CT scans are also especially useful for detecting blood vessel locations, bone infections, tumors, and other important details. Using this type of 3D imaging, your dentist can map out the entire procedure ahead of time, thereby ensuring the greatest possible outcome in less time.
Cost: $500 to $3,000
If your jaw doesn’t have enough bone to support dental implants, the surgeon may need to use grafting material to reinforce the natural bone. The natural bone gradually absorbs the grafting material, resulting in a complete or nearly complete restoration suitable for implants.
Bone grafting may be recommended:
Due to the natural aging process
If you’ve lived for years with missing teeth
If you have untreated periodontal disease
If you have experienced severe physical trauma to the jaw
If you have a genetic or developmental defect that results in tooth or gum abnormalities
About half of all implant recipients require bone grafting. If you’re living with any degree of bone loss and would like to pursue implants, it’s important to know that you’re not alone and that options are available.
In some cases, a natural tooth must be removed before an artificial tooth can be inserted. There are several possible reasons for this, such as:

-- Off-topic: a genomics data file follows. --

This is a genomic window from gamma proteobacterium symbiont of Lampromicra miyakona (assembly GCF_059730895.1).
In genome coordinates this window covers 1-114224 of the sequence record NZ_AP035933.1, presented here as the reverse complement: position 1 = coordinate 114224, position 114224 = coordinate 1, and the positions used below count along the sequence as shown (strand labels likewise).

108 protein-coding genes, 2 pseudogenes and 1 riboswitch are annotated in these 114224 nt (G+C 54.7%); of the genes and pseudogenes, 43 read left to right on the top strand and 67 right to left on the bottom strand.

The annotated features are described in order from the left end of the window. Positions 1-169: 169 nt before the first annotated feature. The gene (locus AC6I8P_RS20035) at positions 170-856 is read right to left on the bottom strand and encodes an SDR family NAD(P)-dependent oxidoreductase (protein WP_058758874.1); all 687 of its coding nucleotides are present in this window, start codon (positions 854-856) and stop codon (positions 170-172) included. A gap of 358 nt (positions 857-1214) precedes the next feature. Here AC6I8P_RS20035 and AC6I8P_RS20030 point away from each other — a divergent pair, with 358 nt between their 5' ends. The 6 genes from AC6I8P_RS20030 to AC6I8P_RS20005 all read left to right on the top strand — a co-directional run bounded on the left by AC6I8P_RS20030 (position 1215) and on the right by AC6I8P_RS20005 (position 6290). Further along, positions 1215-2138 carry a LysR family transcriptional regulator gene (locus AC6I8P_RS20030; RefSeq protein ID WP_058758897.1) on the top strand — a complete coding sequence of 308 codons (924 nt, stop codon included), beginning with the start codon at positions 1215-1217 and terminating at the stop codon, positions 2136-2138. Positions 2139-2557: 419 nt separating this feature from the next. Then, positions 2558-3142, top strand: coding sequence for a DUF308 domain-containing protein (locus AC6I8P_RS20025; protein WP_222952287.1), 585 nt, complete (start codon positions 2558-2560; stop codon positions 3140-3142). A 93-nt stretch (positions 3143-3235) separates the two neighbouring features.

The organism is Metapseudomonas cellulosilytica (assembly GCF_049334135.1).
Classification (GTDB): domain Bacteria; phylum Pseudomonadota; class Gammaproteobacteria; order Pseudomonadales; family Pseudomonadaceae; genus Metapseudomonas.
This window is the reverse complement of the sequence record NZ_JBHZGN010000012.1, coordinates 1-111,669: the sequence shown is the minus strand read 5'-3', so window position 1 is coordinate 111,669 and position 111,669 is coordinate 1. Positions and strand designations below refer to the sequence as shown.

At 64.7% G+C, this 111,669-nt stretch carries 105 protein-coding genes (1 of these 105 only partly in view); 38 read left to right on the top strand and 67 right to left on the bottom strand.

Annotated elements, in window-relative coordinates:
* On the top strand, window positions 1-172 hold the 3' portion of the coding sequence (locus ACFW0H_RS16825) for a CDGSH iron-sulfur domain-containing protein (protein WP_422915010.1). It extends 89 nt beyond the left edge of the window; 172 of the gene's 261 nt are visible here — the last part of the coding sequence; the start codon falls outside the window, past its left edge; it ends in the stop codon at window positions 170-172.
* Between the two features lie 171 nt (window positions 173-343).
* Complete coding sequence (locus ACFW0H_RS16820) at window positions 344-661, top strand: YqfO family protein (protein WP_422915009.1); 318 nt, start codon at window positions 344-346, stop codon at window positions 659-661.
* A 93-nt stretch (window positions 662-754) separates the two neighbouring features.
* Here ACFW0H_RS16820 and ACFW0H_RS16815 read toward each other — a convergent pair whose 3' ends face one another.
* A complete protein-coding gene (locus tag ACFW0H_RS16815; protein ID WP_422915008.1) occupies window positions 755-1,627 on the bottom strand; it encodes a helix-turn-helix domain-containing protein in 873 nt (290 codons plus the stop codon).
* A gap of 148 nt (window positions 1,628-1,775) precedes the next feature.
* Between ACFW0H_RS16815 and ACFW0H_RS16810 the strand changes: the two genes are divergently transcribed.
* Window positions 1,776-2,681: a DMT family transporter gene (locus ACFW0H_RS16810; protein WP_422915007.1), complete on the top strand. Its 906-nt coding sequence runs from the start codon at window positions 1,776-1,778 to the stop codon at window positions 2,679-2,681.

Tooth decay. Over time, tartar and plaque deposits can destroy tooth enamel, leaving the tooth brittle and contributing to pain and swelling. If the tooth can’t be saved with a crown or other treatment, extraction is usually warranted.
Gum disease. Also known as periodontal disease, this is an inflammatory condition that can result from periodontitis or gingivitis. The condition can weaken the bone or the gum that surrounds the tooth, so extraction is often required.
Tooth impaction. Impaction occurs when one tooth pushes firmly against another. Particularly common in wisdom teeth, this issue can lead to pain, infection, or bleeding gums. This is among the most complex types of extractions, as it sometimes requires the removal and surrounding gum and bone tissue prior to removal.